For the second time in two weeks, a soldier assigned to an assault prevention program in a branch of the U.S. military has himself been implicated in a sexual assault crime.
The Associated Press reported Tuesday night that an unnamed sergeant in the Army has been arrested and accused of pandering--a charge of prostitution solicitation, or pimping--abusive sexual contact, assault and maltreatment of subordinates. Acccording to the report, the sergeant was an equal opportunity adviser and coordinator of a sexual harassment-assault prevention program at the Army's 3rd Corps headquarters at Fort Hood, Texas. He has been suspended from his duties, and Defense Secretary Chuck Hagel has ordered an investigation.
The accusation comes just over one week after the sexual-battery arrest of Lt. Col. Jeffrey Krusinski, who had been heading the Air Force's sexual-assault prevention branch for just two months. According to police, Krusinski was intoxicated when he grabbed the breasts and buttocks of a woman in a Virginia parking lot. Krusinski, once called a "good choice" for the job by his superiors, will stand trial in July, and faces one year in jail and a $2,500 fine.
On Saturday's Melissa Harris-Perry, the host spoke to Rep. Jackie Speier and other guests about the Air Force incident and the epidemic of sexual assault. The Congresswoman from California offered a bit of cautious optimism that the Krusinski allegations would be a "turning point" in how the Pentagon handles sexual assault cases. "The problem is that the military continues to want to follow the same path, which is we'll do lots of training, we`ll do lots of prevention, much of which you talked to in your letter to Secretary Hagel--but we`re really not going to change anything."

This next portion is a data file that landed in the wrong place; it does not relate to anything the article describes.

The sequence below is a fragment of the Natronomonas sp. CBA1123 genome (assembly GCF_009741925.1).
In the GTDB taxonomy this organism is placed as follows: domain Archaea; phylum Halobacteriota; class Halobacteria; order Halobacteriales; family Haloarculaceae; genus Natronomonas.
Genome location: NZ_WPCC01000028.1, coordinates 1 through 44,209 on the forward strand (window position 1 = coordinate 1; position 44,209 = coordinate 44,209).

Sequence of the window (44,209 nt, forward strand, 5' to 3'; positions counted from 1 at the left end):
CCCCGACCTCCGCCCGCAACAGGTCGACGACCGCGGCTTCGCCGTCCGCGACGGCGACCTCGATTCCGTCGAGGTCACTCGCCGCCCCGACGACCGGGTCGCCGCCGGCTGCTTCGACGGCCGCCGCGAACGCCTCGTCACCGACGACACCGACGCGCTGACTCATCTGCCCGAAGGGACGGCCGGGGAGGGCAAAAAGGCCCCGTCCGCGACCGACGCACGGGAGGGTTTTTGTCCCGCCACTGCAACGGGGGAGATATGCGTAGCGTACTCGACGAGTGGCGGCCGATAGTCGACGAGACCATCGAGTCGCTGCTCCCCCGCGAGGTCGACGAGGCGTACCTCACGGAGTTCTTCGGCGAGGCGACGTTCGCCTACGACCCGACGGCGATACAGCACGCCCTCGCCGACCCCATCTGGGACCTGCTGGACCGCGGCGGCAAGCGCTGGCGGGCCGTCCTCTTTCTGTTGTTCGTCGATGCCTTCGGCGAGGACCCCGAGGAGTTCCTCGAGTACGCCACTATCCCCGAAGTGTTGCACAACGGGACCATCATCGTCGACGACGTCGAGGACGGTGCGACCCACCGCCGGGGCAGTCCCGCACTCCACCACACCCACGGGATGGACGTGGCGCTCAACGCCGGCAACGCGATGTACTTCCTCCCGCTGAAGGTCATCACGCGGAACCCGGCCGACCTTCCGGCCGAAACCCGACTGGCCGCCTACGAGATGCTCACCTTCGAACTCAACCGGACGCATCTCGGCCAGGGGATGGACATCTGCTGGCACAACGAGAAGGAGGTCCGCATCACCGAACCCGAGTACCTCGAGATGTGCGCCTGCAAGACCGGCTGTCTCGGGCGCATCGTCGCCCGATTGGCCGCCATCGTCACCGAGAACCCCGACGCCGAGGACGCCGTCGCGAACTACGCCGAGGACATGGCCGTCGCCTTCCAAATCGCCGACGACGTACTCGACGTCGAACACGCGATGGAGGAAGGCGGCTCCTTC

Harris-Perry noted that shortly after Krusinski's arrest, the Pentagon released a new report that indicated that there may have been approximately 7,000 more service members who experienced some kind of unwanted sexual contact in 2012 than in 2010--26,000 in total.
Anu Bhagwati, a retired Marine captain and the founder and executive director of the Service Women's Action Network, offered that the rape culture within the military is aided by its own structure, and by the inaction of outside forces which could bring pressure to bear. "The military today is still an insular and insulated system, where there is very little oversight from either Congress, the White House, even the courts," Bhagwati said on Saturday. "There's a continuous deference that all of these institutions have given to the military over decades. And so you just don't see progress within the institution. You see that the military is about a couple of generations behind where the civilian world is on sexual assault and sex crimes."
An example of that culture Bhagwati described is manifest in an Air Force brochure on sexual assault which Wired writer Spencer Ackerman discovered. Among other behavioral modifications encouraged to women to help themselves avoid an attack, the brochure tells women to "submit" to their attackers. "Why are we asking women not to be raped, rather than asking men not to rape?" asked feminist organizer Shelby Knox during Saturday's discussion.
During the Saturday panel discussion, Bhagwati encouraged a legislative or legal remedy to a cultural problem--and in response to the Pentagon report and the Krusinski arrest, Congress quickly set in motion two bipartisan bills, with the expectation of another from Senators Kirsten Gillbrand and Barbara Boxer this week.
Reporting has been added to this article since its original posting. See more coverage of the Army arrest on "The Last Word with Lawrence O'Donnell," and video of Saturday's "MHP" discussion above and below.